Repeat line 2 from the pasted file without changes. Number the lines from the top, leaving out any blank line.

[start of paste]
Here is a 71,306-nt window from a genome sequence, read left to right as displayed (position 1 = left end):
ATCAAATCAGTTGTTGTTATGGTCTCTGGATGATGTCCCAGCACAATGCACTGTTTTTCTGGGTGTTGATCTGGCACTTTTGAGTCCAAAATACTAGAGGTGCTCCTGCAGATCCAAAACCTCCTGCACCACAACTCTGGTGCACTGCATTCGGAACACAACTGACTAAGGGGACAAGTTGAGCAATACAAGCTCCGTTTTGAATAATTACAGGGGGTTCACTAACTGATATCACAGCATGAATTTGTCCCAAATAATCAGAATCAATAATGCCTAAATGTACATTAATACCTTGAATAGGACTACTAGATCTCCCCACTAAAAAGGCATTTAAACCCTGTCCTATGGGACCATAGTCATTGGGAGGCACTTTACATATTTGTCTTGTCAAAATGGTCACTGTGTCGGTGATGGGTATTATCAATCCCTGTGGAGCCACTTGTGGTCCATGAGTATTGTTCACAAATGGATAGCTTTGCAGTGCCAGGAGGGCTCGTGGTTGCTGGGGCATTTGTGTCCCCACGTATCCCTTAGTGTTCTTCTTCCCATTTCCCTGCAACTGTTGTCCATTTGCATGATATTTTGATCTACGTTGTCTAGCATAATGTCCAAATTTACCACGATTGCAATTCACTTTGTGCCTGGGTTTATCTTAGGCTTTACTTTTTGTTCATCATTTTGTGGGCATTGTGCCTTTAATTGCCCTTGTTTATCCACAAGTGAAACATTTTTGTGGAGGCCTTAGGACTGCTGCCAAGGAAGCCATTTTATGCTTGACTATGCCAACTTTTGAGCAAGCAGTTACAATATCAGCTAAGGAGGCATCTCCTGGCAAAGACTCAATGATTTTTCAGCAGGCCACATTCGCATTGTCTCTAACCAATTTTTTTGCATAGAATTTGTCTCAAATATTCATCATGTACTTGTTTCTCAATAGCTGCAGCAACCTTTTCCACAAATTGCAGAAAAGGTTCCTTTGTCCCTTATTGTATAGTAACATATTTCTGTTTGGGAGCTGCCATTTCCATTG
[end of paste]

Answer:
ATCAAATCAGTTGTTGTTATGGTCTCTGGATGATGTCCCAGCACAATGCACTGTTTTTCTGGGTGTTGATCTGGCACTTTTGAGTCCAAAATACTAGAGGTGCTCCTGCAGATCCAAAACCTCCTGCACCACAACTCTGGTGCACTGCATTCGGAACACAACTGACTAAGGGGACAAGTTGAGCAATACAAGCTCCGTTTTGAATAATTACAGGGGGTTCACTAACTGATATCACAGCATGAATTTGTCCCAAATAATCAGAATCAATAATGCCTAAATGTACATTAATACCTTGAATAGGACTACTAGATCTCCCCACTAAAAAGGCATTTAAACCCTGTCCTATGGGACCATAGTCATTGGGAGGCACTTTACATATTTGTCTTGTCAAAATGGTCACTGTGTCGGTGATGGGTATTATCAATCCCTGTGGAGCCACTTGTGGTCCATGAGTATTGTTCACAAATGGATAGCTTTGCAGTGCCAGGAGGGCTCGTGGTTGCTGGGGCATTTGTGTCCCCACGTATCCCTTAGTGTTCTTCTTCCCATTTCCCTGCAACTGTTGTCCATTTGCATGATATTTTGATCTACGTTGTCTAGCATAATGTCCAAATTTACCACGATTGCAATTCACTTTGTGCCTGGGTTTATCTTAGGCTTTACTTTTTGTTCATCATTTTGTGGGCATTGTGCCTTTAATTGCCCTTGTTTATCCACAAGTGAAACATTTTTGTGGAGGCCTTAGGACTGCTGCCAAGGAAGCCATTTTATGCTTGACTATGCCAACTTTTGAGCAAGCAGTTACAATATCAGCTAAGGAGGCATCTCCTGGCAAAGACTCAATGATTTTTCAGCAGGCCACATTCGCATTGTCTCTAACCAATTTTTTTGCATAGAATTTGTCTCAAATATTCATCATGTACTTGTTTCTCAATAGCTGCAGCAACCTTTTCCACAAATTGCAGAAAAGGTTCCTTTGTCCCTTATTGTATAGTAACATATTTCTGTTTGGGAGCTGCCATTTCCATTG